DOYLESTOWN, Pa. -- Eight grocery brand marketers are charter advertisers in a specially targeted magazine circulated to selected members of ShopRite supermarkets' Price Plus frequent shopper club.
The publication, titled Today's Family, was created for ShopRite supermarkets by Fountainhead Communications here, which provides both publishing services and advanced micromarketing capability to Wakefern Food Corp., the retailers' wholesale buying arm.
The initial 36-page issue was mailed to club members in November. It contained advertisements from All-American Gourmet (a division of Kraft General Foods that is being purchased by Heinz), Dannon, DowBrands, Friendship Food, Kayser-Roth, Kikkoman, McCain Foods and Schering-Plough. Chrysler Corp. is also an advertiser.
"This is very value-added," said Kim Biggerstaff, manager of differential advertising and promotion at DowBrands, Indianapolis. She said she decided to try two half-page ads in Today's Family after looking at the cost per household unit for a targeted message.
"They [Fountainhead] are among the most advanced of the
suppliers that we have looked at in terms of marketing to and through an account to the consumer," she said.
Alan Heyman, director of sales at Fountainhead, told Brand Marketing that his company has contracted to introduce a total of seven lifestyle-targeted consumer magazine titles for ShopRite in the coming year. Each will be published quarterly and mailed to a desirable consumer lifestyle segment, such as "golden years" empty-nesters or white-collar couples.
The editorial content of each magazine is carefully designed to appeal to the targeted group, Heyman said. Contents of the fall issue included articles on doing homework, weekend travel, cooking and home computers.
Heyman said Fountainhead is aiming toward a national network of these magazines with other food, chain-drug and mass retailers. Each will be customized in editorial, advertising and readership according to the retailer's store shopper profiles. Eventually the network he envisions would allow brand marketers to purchase highly targeted advertising aimed at shoppers throughout the country.
"We are working on a number of contracts verbally and have made presentations to 12 retailers. So far, response has been excellent," he said. The ShopRite titles will be introduced in phases during 1995: one now, two more each quarter until a total of seven are being published.
Once a network of magazines is established, said Heyman, "they would enable brand marketers to buy advertising on a national basis which is highly targeted toward most profitable consumers. This can be far more efficient than CPMs [cost per thousand] or GRPs [gross rating points] or FSIs [freestanding inserts]," he said, referring to measurements used for traditional mass advertising media.
Since consumer response to ads or coupons carried in the magazine can be measured at the store checkout through point-of-sale data, this also creates a "feedback loop" for direct analyses of consumer behavior, he added.
"This is in the beta testing process," said Jim Proud, principal of Jim Proud Associates, Naples, Fla., who has helped represent the Fountainhead program to the supermarket industry. "It can be very attractive to manufacturers at very small cost."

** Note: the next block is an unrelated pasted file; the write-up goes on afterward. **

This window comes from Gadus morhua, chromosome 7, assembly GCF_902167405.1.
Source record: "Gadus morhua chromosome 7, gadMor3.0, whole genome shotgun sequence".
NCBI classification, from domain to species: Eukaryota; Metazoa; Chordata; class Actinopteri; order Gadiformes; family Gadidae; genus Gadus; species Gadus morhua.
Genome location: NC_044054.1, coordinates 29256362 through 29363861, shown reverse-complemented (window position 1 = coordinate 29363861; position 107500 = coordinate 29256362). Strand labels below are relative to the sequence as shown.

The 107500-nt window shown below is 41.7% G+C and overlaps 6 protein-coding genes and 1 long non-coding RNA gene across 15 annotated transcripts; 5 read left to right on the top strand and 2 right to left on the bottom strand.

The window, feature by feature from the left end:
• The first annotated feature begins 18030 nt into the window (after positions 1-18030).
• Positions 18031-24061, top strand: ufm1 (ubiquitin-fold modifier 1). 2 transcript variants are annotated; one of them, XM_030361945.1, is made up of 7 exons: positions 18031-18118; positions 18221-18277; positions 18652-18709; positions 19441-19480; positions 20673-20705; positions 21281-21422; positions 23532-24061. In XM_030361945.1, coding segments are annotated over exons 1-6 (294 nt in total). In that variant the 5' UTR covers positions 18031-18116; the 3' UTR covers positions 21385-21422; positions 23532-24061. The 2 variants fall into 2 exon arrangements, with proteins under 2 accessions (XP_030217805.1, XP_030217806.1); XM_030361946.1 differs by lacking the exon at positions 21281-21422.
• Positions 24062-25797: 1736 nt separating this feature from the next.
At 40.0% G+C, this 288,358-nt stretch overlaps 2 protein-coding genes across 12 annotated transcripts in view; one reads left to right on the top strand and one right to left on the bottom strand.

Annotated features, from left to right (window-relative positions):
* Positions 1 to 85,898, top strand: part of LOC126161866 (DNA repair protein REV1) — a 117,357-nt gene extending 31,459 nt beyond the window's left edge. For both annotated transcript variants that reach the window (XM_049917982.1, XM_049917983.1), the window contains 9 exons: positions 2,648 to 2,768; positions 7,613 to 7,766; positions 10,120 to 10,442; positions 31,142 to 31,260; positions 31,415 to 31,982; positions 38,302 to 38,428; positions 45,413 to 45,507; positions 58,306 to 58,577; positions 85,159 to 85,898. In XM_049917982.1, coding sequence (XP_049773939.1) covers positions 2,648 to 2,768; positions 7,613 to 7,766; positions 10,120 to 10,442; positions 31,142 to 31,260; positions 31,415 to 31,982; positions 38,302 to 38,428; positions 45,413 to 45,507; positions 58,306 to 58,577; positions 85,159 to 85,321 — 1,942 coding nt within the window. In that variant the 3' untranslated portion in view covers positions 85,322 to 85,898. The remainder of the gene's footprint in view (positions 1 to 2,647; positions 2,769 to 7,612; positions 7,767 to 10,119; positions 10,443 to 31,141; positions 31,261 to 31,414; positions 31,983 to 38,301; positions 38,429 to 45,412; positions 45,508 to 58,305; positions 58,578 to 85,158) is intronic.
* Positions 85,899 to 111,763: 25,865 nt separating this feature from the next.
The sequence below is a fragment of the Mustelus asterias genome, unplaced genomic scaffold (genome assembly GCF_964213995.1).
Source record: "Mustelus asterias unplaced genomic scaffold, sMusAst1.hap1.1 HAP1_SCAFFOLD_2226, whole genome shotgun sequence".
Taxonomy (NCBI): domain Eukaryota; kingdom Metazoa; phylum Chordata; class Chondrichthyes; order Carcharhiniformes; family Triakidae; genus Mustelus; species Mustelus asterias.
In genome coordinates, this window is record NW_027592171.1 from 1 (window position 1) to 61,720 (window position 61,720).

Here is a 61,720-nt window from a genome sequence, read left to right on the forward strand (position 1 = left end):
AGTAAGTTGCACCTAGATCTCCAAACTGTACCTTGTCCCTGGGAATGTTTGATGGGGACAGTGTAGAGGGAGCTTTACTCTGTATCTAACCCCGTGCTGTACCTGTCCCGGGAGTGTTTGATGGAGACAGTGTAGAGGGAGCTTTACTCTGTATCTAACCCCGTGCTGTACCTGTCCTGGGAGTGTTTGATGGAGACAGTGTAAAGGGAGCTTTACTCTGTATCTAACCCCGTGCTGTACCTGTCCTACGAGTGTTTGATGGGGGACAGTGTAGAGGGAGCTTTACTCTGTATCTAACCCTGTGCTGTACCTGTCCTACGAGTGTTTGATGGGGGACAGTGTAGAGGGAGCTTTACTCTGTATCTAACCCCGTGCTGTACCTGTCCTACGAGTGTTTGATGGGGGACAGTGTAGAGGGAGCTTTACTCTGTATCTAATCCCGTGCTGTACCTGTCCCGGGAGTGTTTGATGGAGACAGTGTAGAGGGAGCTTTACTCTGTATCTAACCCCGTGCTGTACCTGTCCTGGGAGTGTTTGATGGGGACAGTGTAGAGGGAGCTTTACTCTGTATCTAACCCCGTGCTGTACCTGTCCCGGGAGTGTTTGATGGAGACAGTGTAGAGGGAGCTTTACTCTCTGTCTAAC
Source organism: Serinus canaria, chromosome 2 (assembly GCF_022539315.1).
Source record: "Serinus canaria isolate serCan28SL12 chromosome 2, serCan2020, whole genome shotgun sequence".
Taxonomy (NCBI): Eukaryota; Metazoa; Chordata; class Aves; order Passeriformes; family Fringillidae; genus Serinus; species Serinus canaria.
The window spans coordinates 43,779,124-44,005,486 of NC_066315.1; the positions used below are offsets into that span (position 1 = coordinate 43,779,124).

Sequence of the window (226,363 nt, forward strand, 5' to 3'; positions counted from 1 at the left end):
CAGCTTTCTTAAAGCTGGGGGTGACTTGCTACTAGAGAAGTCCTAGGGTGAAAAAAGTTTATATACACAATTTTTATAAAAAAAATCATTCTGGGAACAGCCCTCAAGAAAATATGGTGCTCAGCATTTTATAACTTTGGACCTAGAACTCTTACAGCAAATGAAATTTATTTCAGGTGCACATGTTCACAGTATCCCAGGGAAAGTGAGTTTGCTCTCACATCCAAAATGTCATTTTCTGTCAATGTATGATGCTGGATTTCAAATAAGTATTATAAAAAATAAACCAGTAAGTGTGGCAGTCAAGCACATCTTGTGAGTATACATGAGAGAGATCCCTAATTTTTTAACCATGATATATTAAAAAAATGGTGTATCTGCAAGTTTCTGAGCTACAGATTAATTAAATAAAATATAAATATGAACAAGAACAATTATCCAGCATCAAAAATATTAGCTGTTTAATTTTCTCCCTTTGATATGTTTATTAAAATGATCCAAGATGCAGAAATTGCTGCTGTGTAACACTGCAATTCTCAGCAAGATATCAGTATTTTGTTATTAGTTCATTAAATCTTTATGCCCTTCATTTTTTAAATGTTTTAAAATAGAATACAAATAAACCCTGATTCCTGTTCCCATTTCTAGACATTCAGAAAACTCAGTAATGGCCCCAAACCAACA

Proud said the consumer information that flows back to the advertiser can be of enormous value. "It shows not only how they are doing within each one of seven categories, but how the entire category is doing," he said.
To define the target audience, Fountainhead links a detailed data base of cardholder purchase behavior in each ShopRite store with a computerized analysis of each store's surrounding market by lifestyle/life stage.
Using a proprietary software process called Microparallax, which shares some similarities to geodemographic software tools such as Spectra or Market Metrics, Fountainhead maps out each store's trading area into concentric "vital" and "opportunity" zones. It then analyzes local shoppers into about 50 lifestyle segments down to the block group level. Those are then recombined into seven groups for the purpose of defining the magazine titles and creating a model store profile.
Said Thomas Xhilone, Fountainhead's director of marketing, "Brand people have been doing BPI [business product index] modeling for years. But they could never get past the market level. Now [with some systems] they can look at store clusters."
He continued, "We can do GIS [geographic informational systems] store-specific now. We can look now at the propensity to shop around the store. It is a simulation of a store market based on all variables that you are aware of."
"I am intrigued by it," said Robert Ravitz, executive vice president at Grey Advertising, New York. "I hope it works for them. Everyone talks about it [micromarketing]. They are one of the only ones trying to make it happen."
Ravitz said he has taken a keen interest in the ShopRite magazines, not only because one Grey client, Dannon, placed an ad in the inaugural issue of Today's Family.
Heyman said Fountainhead pays no fees to retailers for the rights to produce the magazines and sell the advertising. Said Xhilone, "We have been mandated by ShopRite to maintain a certain continuity throughout, so that every time we talk to their membership there is some value-added to being a member."